On 28 March I found a student playing solitaire on A204-07. The student and the games were removed. That same day I watched a student try to activate a "scratch and sniff" picture on a web site. When I left the lab the same student was clicking their way through 150 sequential dialog boxes that could not be cancelled.
A purchase order for two CDROM drives, two floppy drives, a hard drive, and a hub were prepared and sent up the pipe. The hard drive is for the "HCOP" computer.
I've continued to provide daily support to the faculty in the department.
17 April I showed Mary how to use the scanner to scan images, OCR documents, and produce one off copies on the Optra system.
The purchase order was prepared for the Next Wave project computer. The desk for this computer has yet to be purchased. Preparation of space for this equipment will be done during the Spring vacation.
Back in 1996 the Computer Advisory Technical Subcommittee recommended that all administrative and secretarial computers be equipped with Microsoft Office Professional to provide access to Powerpoint and Access. Only student computers should be equipped with the lesser Microsoft Small Business Edition. Faculty computers should be probably be configured with Microsoft Office Professional for access to Powerpoint.
No PREL support work has occurred during this time period, but I remain in the loop and on hot standby should my services be needed.
Work was done for VPIA Spensin James on some analysis within the OAR database during the week of 20 March.
On 06 April I worked with Greg and Dayle on the outline for an Access database to hold teacher data for a grant. This work will be sporadically ongoing.
On the 13th of April I assisted Joe Saimon in putting together an Excel database to track equipment in the MITC. Followup has yet to occur.
With the assistance of Kirsten Llamas, the mystery of the Syzygiums is gradually unravelling. Kirsten has also been exceptionally helpful in sorting out other unidentified plants. Kirsten is an author living in Florida, we communicate via email.
I have continued to participate in the landscaping committee meetings on Tuesday mornings. The meetings have become biweekly since mid-March. I continue to provide guidance wherein my knowledge allows me to be useful. The kede experiment continues, with the switch to younger plants being one my recommendations.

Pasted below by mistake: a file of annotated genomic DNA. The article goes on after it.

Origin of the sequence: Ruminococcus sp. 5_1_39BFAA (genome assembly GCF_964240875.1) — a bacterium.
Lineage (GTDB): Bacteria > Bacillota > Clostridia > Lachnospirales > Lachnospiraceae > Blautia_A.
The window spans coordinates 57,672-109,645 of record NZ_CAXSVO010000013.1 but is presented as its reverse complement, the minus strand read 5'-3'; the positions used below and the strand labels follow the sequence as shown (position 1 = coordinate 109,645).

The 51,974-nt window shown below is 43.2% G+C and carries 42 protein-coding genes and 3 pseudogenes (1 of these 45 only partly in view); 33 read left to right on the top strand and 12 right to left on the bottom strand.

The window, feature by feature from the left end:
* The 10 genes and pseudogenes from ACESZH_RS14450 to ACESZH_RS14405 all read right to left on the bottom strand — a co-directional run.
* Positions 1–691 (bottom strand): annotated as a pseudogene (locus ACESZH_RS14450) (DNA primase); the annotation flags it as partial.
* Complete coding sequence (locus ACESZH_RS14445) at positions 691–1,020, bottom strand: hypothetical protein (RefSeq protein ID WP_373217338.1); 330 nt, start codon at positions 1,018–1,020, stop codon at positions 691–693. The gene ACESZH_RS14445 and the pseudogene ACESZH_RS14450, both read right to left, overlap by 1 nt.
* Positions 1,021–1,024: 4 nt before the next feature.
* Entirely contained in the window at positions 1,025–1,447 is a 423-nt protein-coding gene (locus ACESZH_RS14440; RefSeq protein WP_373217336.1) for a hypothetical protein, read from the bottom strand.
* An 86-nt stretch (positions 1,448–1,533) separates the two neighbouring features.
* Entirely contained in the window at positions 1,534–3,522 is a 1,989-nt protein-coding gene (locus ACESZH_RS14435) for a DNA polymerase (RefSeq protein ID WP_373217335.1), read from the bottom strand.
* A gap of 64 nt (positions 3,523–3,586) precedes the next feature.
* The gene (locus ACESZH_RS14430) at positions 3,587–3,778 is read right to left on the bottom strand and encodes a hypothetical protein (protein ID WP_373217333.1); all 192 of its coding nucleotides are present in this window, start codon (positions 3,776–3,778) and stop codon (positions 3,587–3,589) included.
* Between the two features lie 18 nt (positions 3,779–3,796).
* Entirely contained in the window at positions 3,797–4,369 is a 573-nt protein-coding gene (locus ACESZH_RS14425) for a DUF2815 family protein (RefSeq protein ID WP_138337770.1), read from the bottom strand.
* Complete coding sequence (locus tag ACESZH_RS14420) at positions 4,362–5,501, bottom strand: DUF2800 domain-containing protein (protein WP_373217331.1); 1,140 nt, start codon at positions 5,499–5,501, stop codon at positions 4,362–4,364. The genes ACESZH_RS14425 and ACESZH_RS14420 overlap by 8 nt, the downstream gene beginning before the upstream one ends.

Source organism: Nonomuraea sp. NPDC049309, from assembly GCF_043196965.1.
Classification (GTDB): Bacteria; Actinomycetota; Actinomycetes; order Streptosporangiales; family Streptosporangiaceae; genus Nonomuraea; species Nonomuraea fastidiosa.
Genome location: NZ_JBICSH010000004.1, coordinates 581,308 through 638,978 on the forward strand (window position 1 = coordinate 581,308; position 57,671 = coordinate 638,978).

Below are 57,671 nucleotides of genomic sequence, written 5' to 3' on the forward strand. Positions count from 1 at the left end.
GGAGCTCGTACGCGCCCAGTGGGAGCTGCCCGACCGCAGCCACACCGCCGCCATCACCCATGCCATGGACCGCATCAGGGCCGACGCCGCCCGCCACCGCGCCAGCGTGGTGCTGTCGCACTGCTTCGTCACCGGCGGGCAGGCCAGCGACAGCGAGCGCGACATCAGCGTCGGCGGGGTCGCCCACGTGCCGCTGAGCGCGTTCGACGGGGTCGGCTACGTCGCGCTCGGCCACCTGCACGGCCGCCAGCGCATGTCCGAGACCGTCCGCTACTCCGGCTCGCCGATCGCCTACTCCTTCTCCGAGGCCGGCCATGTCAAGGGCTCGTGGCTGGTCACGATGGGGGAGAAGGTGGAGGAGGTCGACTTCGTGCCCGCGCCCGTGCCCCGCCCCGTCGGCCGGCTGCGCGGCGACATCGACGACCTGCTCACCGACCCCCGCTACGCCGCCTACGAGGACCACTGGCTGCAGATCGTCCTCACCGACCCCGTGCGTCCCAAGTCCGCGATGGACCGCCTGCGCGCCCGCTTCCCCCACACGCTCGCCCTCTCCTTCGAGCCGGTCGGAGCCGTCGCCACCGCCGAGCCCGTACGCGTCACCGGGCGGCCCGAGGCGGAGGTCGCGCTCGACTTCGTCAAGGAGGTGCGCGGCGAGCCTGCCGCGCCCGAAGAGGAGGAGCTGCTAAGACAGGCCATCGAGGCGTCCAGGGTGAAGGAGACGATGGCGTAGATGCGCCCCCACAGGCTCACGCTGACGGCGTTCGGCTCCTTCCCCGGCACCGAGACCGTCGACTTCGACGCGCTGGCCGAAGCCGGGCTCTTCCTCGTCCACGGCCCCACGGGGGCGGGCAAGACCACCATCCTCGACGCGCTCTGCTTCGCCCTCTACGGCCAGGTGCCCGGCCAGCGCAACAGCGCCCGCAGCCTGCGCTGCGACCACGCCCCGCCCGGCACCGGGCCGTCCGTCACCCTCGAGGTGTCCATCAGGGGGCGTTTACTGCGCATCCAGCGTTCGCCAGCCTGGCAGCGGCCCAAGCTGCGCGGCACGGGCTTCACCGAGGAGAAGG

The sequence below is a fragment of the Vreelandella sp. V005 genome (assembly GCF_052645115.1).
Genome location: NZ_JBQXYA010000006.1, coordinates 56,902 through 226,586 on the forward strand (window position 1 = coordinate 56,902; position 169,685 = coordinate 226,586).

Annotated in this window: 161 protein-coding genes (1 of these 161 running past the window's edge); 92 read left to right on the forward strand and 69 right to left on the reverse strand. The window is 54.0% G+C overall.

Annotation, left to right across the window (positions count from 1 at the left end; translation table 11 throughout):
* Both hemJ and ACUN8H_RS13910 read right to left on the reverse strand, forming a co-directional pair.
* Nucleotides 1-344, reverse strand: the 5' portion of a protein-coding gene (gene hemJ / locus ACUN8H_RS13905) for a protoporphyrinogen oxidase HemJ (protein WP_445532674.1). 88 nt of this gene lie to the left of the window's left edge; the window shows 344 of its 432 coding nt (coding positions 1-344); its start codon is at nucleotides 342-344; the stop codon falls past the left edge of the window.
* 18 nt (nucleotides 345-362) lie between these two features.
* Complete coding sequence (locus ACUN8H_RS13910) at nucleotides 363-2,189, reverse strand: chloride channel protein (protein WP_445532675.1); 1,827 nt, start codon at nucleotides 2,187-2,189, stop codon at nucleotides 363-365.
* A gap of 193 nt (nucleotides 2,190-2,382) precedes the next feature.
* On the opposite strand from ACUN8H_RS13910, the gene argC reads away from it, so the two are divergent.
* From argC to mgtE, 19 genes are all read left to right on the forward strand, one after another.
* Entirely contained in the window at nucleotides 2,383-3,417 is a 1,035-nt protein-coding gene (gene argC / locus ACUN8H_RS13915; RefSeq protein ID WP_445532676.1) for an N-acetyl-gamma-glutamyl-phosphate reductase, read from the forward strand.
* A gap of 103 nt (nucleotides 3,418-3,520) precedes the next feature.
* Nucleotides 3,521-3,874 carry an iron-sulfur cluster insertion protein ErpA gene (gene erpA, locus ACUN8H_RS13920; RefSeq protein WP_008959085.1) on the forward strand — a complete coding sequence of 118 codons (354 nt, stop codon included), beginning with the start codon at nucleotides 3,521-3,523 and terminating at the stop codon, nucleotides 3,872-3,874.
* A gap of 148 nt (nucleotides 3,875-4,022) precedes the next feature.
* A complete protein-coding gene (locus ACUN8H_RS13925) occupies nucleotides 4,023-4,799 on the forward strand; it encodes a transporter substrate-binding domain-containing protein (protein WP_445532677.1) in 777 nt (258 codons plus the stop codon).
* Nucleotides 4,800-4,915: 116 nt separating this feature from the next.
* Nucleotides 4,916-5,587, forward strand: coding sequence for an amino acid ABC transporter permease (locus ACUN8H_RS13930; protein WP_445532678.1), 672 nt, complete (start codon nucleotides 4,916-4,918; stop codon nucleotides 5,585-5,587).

I also try to make biweekly forays out and around the site of the new gym, keeping an eye out for unusual plants that might be unintentionally introduced. I also usually check on the boundary between the construction work and the Japanese cemetary and keep an eye on the health of the Lycopodium cernua found out in the field.
Letters of recommendation were written for Morthy Solomon and Suprina Ladore.
I solved a printer problem in Kosrae via email by the following email series:
Dana: What operating system are you using?
Kosrae: Windows 95
Dana: Shut down the computer, turn everything off, then turn everything on and restart the computer.
Kosrae: Thanks, that worked! The printer is printing again.
Dana: When in doubt, reboot
I continued my medical plant knowledge acquisition by using the young leaves of Phymatosorus scolopendria to treat a bout with an intestinal bug. P. scolopendria was quite efficacious and the taste is rather seriously underrated.
I completed the 13.1 mile half marathon in 2 hours and ran two 5Ks in under thirty minutes. I also fell off the causeway and onto coralline boulders chasing an errant ball in the second 5K.
The Tuesday - Thursday runs home with Ellie and Carl have been real mind savers during this period. Long runs have a way of training the mind to deal with stress.
I had to decline an invitation to speak at a Peace Corps Close of Service conference during March due to a conflicting class. I gather I was to have spoken, based on my own experience, on "re-entry" into the United States and its culture. My speech would have been short, a word actually, "Don't."